Dr Johanna Hoekstra, Lecturer in Law at the University of Essex, published a monograph titled Non-State Rules in International Commercial Law: Contracts, Legal Authority and Application (Routledge 2021).
The book examines the different ways non-state rules are applied in international commercial contracts with the aim to understand the legal authority of non-state rules. To do so, the book analyses:
- The rule of non-state rules in international commercia law;
- The role of non-state rules in international commercial contracts;
- The application and interpretation of non-state rules.
Non-state rules can be defined as those rules which come from a source other than the state. This includes uncodified rules (trade usages and general principles of law) and codified rules (restatements of law, model laws, model contract clauses and guidelines). They are, in principle, not binding and they either need to be contracted into or can be contracted out of. The concept of non-state rules is wider than the lex mercatoria which consists of trade usages and practices by merchants and general principles of law, but would not include rules codified by international organisations and trade associations.
The contracting parties in an international contract might be faced with uncertainty and unpredictability as to the applicable law and its content. For at least one of the parties’ choice of law often means the application of a foreign law with sometimes unforeseen consequences. To escape the unpredictability of a foreign law, to create a level playing field between the contracting partners if they cannot agree on the applicable law, or because they prefer a neutral law, the parties might choose non-state rules as the governing law of the contract. Whilst such a choice is usually permitted in arbitration, it is only rarely permitted in litigation. Private international law in most jurisdictions allows the parties to include non-state rules as contractual terms or by reference, but limits choice of governing law to state laws.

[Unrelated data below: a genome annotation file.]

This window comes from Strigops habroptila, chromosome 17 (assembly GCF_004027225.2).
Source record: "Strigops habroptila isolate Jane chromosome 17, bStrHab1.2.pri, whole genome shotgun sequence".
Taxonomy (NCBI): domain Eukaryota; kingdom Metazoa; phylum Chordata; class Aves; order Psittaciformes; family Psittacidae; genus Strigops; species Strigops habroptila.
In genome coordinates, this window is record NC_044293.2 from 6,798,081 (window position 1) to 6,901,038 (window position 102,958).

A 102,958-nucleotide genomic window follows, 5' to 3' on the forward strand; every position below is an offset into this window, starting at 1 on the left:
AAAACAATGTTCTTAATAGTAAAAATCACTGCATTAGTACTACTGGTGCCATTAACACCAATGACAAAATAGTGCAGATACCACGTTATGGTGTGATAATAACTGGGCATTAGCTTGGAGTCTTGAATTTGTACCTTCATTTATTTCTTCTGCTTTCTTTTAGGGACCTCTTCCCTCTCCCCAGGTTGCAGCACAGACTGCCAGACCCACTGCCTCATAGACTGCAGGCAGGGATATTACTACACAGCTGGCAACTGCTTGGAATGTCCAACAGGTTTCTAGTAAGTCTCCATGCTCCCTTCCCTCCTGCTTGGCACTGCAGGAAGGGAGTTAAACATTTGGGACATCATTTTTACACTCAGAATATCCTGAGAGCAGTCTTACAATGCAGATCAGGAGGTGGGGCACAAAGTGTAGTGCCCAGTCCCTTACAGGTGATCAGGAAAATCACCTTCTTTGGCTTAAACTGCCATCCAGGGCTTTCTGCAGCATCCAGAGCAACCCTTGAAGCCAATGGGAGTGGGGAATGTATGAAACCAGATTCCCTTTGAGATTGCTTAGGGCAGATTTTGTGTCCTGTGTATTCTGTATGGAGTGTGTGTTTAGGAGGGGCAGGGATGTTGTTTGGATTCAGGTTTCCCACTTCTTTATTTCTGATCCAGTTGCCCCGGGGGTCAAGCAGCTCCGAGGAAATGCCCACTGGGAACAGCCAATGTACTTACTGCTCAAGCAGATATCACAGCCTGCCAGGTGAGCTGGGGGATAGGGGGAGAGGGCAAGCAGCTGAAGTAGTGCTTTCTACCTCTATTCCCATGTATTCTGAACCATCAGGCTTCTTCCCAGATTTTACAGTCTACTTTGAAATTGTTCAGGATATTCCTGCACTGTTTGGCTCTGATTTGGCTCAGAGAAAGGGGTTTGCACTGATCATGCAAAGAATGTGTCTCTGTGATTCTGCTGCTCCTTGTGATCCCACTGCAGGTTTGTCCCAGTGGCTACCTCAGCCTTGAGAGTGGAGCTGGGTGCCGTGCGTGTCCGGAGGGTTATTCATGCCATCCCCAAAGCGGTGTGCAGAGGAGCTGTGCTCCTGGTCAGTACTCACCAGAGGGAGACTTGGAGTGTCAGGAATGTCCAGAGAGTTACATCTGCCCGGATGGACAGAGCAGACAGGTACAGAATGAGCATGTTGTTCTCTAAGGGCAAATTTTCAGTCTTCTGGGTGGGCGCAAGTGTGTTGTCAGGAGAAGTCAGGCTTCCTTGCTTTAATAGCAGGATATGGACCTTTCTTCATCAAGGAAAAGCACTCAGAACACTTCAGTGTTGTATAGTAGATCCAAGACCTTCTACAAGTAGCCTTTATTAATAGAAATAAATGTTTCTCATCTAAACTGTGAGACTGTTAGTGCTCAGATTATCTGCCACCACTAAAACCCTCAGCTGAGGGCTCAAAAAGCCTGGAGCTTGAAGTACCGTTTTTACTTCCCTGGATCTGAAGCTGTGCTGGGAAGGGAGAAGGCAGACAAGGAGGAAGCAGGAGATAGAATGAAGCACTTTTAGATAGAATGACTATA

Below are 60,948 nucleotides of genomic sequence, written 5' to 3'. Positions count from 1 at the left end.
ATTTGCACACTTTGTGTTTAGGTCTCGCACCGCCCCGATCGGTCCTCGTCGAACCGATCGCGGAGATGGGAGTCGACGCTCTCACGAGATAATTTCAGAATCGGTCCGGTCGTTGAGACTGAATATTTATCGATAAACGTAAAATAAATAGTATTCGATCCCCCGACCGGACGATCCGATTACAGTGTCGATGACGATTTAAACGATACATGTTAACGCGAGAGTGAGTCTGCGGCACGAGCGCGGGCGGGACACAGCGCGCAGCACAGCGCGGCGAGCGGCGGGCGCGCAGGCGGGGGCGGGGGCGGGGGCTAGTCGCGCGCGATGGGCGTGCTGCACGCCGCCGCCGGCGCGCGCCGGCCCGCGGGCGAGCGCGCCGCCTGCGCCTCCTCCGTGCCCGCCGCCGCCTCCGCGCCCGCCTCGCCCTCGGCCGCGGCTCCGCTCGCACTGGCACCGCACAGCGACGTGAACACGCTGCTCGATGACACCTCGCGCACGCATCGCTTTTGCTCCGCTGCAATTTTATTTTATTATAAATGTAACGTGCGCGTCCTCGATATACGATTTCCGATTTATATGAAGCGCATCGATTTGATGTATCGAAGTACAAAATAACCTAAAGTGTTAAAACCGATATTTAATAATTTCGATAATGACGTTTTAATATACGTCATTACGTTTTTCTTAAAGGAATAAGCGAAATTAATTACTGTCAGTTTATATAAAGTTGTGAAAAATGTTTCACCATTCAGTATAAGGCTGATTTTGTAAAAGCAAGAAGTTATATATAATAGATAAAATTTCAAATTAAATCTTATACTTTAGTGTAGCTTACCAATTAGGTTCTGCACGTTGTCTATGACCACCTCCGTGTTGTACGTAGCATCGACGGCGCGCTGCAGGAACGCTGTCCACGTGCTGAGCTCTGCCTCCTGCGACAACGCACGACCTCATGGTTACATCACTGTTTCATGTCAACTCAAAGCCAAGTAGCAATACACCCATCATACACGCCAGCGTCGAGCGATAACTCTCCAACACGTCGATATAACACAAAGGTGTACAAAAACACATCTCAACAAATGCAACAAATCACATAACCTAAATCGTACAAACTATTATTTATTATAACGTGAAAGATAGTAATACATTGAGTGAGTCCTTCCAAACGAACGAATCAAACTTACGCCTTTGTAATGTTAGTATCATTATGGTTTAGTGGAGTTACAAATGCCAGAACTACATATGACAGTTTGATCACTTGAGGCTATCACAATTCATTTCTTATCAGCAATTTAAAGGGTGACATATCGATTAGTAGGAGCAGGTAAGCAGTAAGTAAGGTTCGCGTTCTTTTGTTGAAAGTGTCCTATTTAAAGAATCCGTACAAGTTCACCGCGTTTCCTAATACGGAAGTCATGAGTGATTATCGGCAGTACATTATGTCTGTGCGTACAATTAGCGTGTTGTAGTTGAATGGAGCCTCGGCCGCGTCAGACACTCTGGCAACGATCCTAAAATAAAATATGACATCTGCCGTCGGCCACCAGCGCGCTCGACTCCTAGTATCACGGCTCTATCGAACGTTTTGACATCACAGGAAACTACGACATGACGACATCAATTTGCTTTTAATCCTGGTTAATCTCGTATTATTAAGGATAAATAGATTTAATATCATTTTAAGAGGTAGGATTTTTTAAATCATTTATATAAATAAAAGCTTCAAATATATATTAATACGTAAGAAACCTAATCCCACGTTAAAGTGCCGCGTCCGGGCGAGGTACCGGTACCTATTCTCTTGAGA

Examining the role of non-state rules, beyond being the governing law of the contract, shows that they are frequently used by courts and arbitral tribunals to interpret either the contract or the applicable law. Interestingly, this is frequently done even when the parties have not included a reference to non-state rules in the contract. This can be done to either fill gaps in the contract, to show the compatibility of the applicable law with transnational commercial practice, or to interpret the contract in light of the principles of transnational commercial law. Courts and arbitral tribunals are thus taking a leading role in shaping how non-state rules are used.
This book examines these different ways in which non-state rules are applied in order to understand how this affects their legal authority. By studying the application of non-state rules, it can be understood what role they play in domestic law, what support they have from the international business community, and the position they have in courts and arbitral tribunals.
This book demonstrates how non-state rules have legal authority as the applicable law to the contract, as sources of (domestic) law, as legal doctrine/scholarship, and as terms of the contract. They can be considered as law, rules of law, contractual rules, and/or normative practices depending on the situation.
Dr. Hoekstra’s book thus gives a practical overview of different types of non-state rules and their role in international commercial law, and contributes to the theoretical discussion by analysing several key issues related to the legal authority of non-state rules.